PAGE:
Is The AMVCA Ditching Popularity for Quality?

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The modifications and improvements this year could set the tone for better standards.

When I watched “Breath of Life” late last year, I knew it was a quality movie but I never thought it would become the most-awarded movie at the tenth African Magic Viewers’ Choice Award. The Nollywood industry witnessed the release of some excellent movies last year, including “A Tribe Called Judah” – the highest-grossing movie in Africa. At the time, every conversation with movie enthusiasts in my cycle suggested that movies like Jagun Jagun, The Black Book, A Tribe Called Judah and Orisa would sweep many awards. I was no different. The movies were excellent in production all around; they have exciting, funny episodes and engaging scenes. It was difficult to argue that they might not win an award.

 

Unsurprisingly, “A Tribe Called Judah” was nominated in the Best Movie category for the AMVCA alongside Breath of Life, Mami Wata, The Black Book, Blood Vessel, Funmilayo Ransome-Kuti and Over The Bridge. While the last two are not available to watch for Nigerians, the line-up of the movies in that category showed that Nigerian filmmakers will initiate and build something beyond exception and extraordinary when provided with the right resources. It could be argued that the movies released last year are probably the best releases in recent times, yet. From A Tribe Called Judah breaking the box office record to The Black Book topping the streaming charts in several countries, it is a pivotal moment for Nollywood and it is satisfying to witness this as a young Nigerian.

 

Many predicted that A Tribe Called Judah would sweep several awards at the AMVCA due to its popularity and the high box office numbers it racked up, especially in categories like Best Movie, Best Cinematography and others it was nominated for. After all, awards at the AMVCA used to be based on audience votes. But for #AMVCA10, organisers decided that some categories will be jury-decided and not based on the public votes. Of course, this had a major influence on the direction of the awards. Some would even say that making some categories jury-decided is one of the best modifications AMVCA made this year. It sets a tone for filmmakers to be intentional about putting projects that are deserving of recognition by the standard they exhibit rather than stanship.

 

“Breath of Life” won the most awards at the AMVCA including Best Movie and Best Director and so deservingly so. The performance by the actors and each scene in the movie testifies that the makers produced an emotional masterpiece that ties into different aspects of our lives like history, love and religion. While I may not be sure of the criteria the judges used in awarding Breath of Life as the best movie, I am certain that a large number of people accept that it deserves the flowers it’s given.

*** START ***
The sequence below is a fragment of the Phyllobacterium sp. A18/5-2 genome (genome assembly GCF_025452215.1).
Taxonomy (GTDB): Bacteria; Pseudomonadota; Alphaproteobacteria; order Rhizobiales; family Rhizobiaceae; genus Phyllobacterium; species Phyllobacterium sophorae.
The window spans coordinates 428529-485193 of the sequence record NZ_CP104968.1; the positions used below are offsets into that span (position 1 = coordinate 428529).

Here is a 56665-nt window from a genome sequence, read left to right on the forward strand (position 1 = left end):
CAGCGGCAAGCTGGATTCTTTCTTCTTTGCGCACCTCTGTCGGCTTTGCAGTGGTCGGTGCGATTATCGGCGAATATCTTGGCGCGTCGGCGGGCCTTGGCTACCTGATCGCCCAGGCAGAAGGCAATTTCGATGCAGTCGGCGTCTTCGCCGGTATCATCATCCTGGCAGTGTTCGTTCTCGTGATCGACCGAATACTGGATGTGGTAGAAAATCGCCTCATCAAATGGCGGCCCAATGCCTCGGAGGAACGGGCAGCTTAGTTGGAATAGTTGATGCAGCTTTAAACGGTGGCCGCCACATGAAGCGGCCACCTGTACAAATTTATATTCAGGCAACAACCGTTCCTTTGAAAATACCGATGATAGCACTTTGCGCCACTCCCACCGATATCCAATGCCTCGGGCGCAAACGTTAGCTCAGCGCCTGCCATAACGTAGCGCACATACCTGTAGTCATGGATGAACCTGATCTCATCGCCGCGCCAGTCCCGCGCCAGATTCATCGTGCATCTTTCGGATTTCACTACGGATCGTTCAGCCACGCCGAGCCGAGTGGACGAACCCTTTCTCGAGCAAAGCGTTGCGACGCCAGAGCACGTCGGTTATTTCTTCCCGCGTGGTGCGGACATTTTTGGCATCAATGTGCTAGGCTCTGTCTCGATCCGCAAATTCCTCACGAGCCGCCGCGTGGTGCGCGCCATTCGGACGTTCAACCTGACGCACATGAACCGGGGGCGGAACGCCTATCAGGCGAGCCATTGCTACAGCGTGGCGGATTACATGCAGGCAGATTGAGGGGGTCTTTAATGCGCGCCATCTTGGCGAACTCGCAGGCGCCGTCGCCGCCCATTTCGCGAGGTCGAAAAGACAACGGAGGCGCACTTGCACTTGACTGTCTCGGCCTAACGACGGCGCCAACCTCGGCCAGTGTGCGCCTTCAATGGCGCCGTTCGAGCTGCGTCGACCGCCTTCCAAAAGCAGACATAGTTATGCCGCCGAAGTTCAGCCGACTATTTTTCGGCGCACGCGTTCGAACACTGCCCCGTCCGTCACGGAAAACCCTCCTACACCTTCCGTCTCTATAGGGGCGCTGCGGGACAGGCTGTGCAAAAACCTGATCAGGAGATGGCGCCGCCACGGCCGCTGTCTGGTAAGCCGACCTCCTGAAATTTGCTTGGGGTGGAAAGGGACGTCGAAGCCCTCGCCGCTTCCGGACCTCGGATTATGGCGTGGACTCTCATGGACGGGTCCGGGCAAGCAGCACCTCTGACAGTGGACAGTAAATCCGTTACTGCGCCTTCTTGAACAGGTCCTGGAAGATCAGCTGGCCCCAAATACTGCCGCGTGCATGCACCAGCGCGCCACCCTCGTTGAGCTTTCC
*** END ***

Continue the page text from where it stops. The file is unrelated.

While I see the introduction of new categories like Best Digital Content, won by Isaac Olayiwola (Layi Wasabi), at the AMVCA as a testament to how inclusive the award has become, there are still boxes that deserve to be filled. For one, the organisers of the award might have to start looking for a new name for the award because a viewer’s choice award is not meant to be determined by a jury. Might I suggest names like the Africa Magic Movies Award or the Africa Magic Awards? The AMVCA might also consider being more inclusive of other African countries, movies and filmmakers. Most of the nominations and awards were for Nigerian movies. This sparks questions of whether or not the AMVCA is an African or Nigerian award, or if there are no deserving movies from other African countries. Have other countries stopped submitting their movies because they believe no matter how many nominations they get, they won’t win anyway? How best can the AMVCA build interest in these awards beyond Nigeria?

 

Essentially, the modifications and improvements this year could set the tone for better standards. As a media and culture person, this is the best AMVCA in recent years for me. The production and organisation of the event, as well as some special awards like the Trailblazer award, won by Chimezie Imo, whets my anticipation for the next. I believe the adjustments would also spur filmmakers to buckle their belts and produce more exceptional movies that meet aesthetic expectations and viewers’ appeasement. Despite steady improvements, the organisers can still do more in terms of inclusivity and refinement. Nonetheless, the recent AMVCA exemplifies a commitment to celebrating outstanding contributions to African cinema and sets a promising precedent for the future. I am here for it.

Credit: BellaNaija

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